Is there a clinical term for a fear of marriage? If so, it can probably be used to define what I think about marriage. Outside of my parents and a few other couples, I don't think I've seen too many couples that were truly happily married. That stuff seems to be aggravating, tedious and stressful to say the least. One of my biggest problems with marriage is divorce. As shown in the film A Separation, divorce can be problematic and causes issues for the people in and around the marriage.
Simin (Leila Hatami) is a married woman who wants to leave her home country of Iran and she wants to take her husband Nader (Peyman Moadi) and her daughter Termeh (Sarina Farhadi) with her. Nader refuses to go, because he wants to stay with his father who has Alzheimer's disease. After his refusal, Simin decides to file for divorce, but it doesn't go through. When the divorce doesn't go through and they separate, Nader hires a woman to help take care of his father while he is away during the day. He thought this would make his day easier, but it actually makes things much worse once he finds out about the maid's secrets.
Despite the title, most of A Separation had nothing to with the actual separation. It was primarily about how this separation changed the lives of these two people and many of the others around them. The most important change that we see comes after the arrival of the housekeeper that is hired to help the Nader out at home now that his wife is gone. This leads to the core aspects of the story and they eventually end up in court over an event that I won't mention for obvious reasons.
After that, a large portion of the film takes place in court and even more of the tension and negative vibes come out. The troubles with the housekeeper open up Pandora's box and the film asks the actors to tell this story and they do so effectively with the help of great directing. In just about every way, we see everyone's perspective in the film and why they want or need to do certain things.
You can say that A Separation doesn't have any people who were moral or immoral as far as their judgement is concerned. These are just people who are living their lives. In some instances, you can agree with a person and in the next, you may completely disagree with that same person. This is realistic, because sometimes people who try their best make choices or do things that may not be right, but they do them for the right reasons or under the right circumstances. Like in everyday life, you don't always agree with people, but you can understand their reasoning.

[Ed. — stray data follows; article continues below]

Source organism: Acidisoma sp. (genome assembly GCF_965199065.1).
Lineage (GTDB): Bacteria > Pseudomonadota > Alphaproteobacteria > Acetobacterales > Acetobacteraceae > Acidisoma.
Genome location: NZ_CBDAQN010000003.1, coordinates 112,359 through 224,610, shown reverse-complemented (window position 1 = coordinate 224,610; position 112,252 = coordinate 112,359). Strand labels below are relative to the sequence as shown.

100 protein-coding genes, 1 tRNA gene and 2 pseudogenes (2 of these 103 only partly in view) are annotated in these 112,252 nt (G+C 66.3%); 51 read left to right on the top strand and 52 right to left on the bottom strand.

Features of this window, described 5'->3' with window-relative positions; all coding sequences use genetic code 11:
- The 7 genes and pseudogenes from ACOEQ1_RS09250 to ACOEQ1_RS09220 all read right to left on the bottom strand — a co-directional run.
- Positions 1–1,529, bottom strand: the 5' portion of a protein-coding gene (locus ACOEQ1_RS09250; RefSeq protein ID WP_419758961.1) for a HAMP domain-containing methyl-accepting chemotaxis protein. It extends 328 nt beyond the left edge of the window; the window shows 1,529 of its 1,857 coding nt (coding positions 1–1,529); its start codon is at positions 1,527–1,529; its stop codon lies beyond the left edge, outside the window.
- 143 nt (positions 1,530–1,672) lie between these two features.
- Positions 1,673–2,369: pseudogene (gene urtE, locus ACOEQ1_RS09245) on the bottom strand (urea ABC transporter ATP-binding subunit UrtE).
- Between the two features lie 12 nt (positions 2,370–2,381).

Not only do we see this from the story, we witness a tug of war for the heart of the couple's daughter, how crazy things get in court and how everyone involved is dealing with the multiple stresses in their daily lives do to the dire circumstances they face. The actors were able to pull it together by putting on very human performances. You were able to sympathize with their characters, because they were simply human beings trying to overcome some of life's difficulties.
Being able to translate that stuff onto the screen is good, but it's done in a way that's unusual. Your average film usually has music playing in the background to set the tone for specific scenes, but this is doesn't happen in A Separation. Except for the end credits, I'm 99.9% sure that they didn't use any music at all. I noticed the lack of a soundtrack about half way through and I actually liked the idea. It's not something that I would always want, but this was a nice touch for this particular film and it worked for me.
I Liked watching A Separation, because I was able to learn things about a culture besides my own. I always keep an open mind, because there are so many things to learn in life. Some of what we learn may help us in life and some may be good for educational purposes only. Either way, it's never bad to learn. Did it change my views on marriage? Of course not, but it did manage to reinforce my fears of saying "I do." I'm sure I'll have more women preach to me about the virtues of marriage, but I'll probably do the smart thing and ignore them like I always do.
Director: Asghar Farhadi
Film Length: 123 minutes
Release Date: December 30, 2011
Distributor: Sony Pictures Classics